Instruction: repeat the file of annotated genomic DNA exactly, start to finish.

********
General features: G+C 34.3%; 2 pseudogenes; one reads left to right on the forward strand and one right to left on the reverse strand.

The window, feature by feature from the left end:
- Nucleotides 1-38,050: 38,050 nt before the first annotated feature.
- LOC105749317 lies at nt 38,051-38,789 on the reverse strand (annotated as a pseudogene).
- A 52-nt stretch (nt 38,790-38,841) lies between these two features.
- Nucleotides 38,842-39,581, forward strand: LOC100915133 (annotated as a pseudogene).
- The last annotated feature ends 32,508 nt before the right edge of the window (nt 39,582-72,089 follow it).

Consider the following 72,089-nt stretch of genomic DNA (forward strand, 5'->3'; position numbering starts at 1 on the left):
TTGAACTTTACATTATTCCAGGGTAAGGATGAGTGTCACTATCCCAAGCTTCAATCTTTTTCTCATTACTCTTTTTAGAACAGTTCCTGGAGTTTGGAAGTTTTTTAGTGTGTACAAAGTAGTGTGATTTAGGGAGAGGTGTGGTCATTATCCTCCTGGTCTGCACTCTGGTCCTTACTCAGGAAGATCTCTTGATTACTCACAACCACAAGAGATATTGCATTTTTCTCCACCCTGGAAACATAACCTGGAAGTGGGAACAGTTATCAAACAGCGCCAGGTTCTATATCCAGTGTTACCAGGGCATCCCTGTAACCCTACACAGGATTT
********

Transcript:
General features: G+C 34.3%; 2 pseudogenes; one reads left to right on the forward strand and one right to left on the reverse strand.

The window, feature by feature from the left end:
- Nucleotides 1-38,050: 38,050 nt before the first annotated feature.
- LOC105749317 lies at nt 38,051-38,789 on the reverse strand (annotated as a pseudogene).
- A 52-nt stretch (nt 38,790-38,841) lies between these two features.
- Nucleotides 38,842-39,581, forward strand: LOC100915133 (annotated as a pseudogene).
- The last annotated feature ends 32,508 nt before the right edge of the window (nt 39,582-72,089 follow it).

Consider the following 72,089-nt stretch of genomic DNA (forward strand, 5'->3'; position numbering starts at 1 on the left):
TTGAACTTTACATTATTCCAGGGTAAGGATGAGTGTCACTATCCCAAGCTTCAATCTTTTTCTCATTACTCTTTTTAGAACAGTTCCTGGAGTTTGGAAGTTTTTTAGTGTGTACAAAGTAGTGTGATTTAGGGAGAGGTGTGGTCATTATCCTCCTGGTCTGCACTCTGGTCCTTACTCAGGAAGATCTCTTGATTACTCACAACCACAAGAGATATTGCATTTTTCTCCACCCTGGAAACATAACCTGGAAGTGGGAACAGTTATCAAACAGCGCCAGGTTCTATATCCAGTGTTACCAGGGCATCCCTGTAACCCTACACAGGATTT